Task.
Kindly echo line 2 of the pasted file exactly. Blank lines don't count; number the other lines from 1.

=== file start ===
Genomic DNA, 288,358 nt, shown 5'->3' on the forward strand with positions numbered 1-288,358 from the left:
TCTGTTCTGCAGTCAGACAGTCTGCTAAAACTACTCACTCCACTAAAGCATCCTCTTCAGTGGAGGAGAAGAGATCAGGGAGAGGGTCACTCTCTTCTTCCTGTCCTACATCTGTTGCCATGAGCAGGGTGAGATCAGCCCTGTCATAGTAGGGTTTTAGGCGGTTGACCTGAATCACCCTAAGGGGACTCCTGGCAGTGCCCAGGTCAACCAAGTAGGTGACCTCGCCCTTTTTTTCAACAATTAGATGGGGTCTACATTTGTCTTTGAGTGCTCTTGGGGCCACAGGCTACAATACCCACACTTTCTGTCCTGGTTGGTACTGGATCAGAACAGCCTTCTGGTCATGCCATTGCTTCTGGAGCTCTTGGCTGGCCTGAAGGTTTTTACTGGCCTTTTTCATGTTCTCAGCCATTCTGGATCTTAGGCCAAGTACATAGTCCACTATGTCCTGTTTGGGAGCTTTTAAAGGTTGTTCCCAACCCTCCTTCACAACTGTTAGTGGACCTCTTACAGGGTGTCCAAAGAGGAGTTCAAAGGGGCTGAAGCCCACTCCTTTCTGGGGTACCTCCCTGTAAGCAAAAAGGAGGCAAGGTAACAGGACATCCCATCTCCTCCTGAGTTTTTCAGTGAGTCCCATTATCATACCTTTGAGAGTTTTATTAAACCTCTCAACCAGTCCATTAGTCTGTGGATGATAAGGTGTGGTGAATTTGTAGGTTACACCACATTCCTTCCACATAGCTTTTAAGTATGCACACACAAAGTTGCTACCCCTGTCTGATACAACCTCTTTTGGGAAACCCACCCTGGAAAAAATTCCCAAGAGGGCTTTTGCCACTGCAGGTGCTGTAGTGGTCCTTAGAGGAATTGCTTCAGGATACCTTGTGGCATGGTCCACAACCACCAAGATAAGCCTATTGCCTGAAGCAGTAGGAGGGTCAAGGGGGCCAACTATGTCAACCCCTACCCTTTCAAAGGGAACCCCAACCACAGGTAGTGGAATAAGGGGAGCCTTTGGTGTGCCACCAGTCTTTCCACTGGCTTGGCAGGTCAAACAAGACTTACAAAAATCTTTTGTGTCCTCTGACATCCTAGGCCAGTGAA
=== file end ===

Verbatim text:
TCTGTTCTGCAGTCAGACAGTCTGCTAAAACTACTCACTCCACTAAAGCATCCTCTTCAGTGGAGGAGAAGAGATCAGGGAGAGGGTCACTCTCTTCTTCCTGTCCTACATCTGTTGCCATGAGCAGGGTGAGATCAGCCCTGTCATAGTAGGGTTTTAGGCGGTTGACCTGAATCACCCTAAGGGGACTCCTGGCAGTGCCCAGGTCAACCAAGTAGGTGACCTCGCCCTTTTTTTCAACAATTAGATGGGGTCTACATTTGTCTTTGAGTGCTCTTGGGGCCACAGGCTACAATACCCACACTTTCTGTCCTGGTTGGTACTGGATCAGAACAGCCTTCTGGTCATGCCATTGCTTCTGGAGCTCTTGGCTGGCCTGAAGGTTTTTACTGGCCTTTTTCATGTTCTCAGCCATTCTGGATCTTAGGCCAAGTACATAGTCCACTATGTCCTGTTTGGGAGCTTTTAAAGGTTGTTCCCAACCCTCCTTCACAACTGTTAGTGGACCTCTTACAGGGTGTCCAAAGAGGAGTTCAAAGGGGCTGAAGCCCACTCCTTTCTGGGGTACCTCCCTGTAAGCAAAAAGGAGGCAAGGTAACAGGACATCCCATCTCCTCCTGAGTTTTTCAGTGAGTCCCATTATCATACCTTTGAGAGTTTTATTAAACCTCTCAACCAGTCCATTAGTCTGTGGATGATAAGGTGTGGTGAATTTGTAGGTTACACCACATTCCTTCCACATAGCTTTTAAGTATGCACACACAAAGTTGCTACCCCTGTCTGATACAACCTCTTTTGGGAAACCCACCCTGGAAAAAATTCCCAAGAGGGCTTTTGCCACTGCAGGTGCTGTAGTGGTCCTTAGAGGAATTGCTTCAGGATACCTTGTGGCATGGTCCACAACCACCAAGATAAGCCTATTGCCTGAAGCAGTAGGAGGGTCAAGGGGGCCAACTATGTCAACCCCTACCCTTTCAAAGGGAACCCCAACCACAGGTAGTGGAATAAGGGGAGCCTTTGGTGTGCCACCAGTCTTTCCACTGGCTTGGCAGGTCAAACAAGACTTACAAAAATCTTTTGTGTCCTCTGACATCCTAGGCCAGTGAA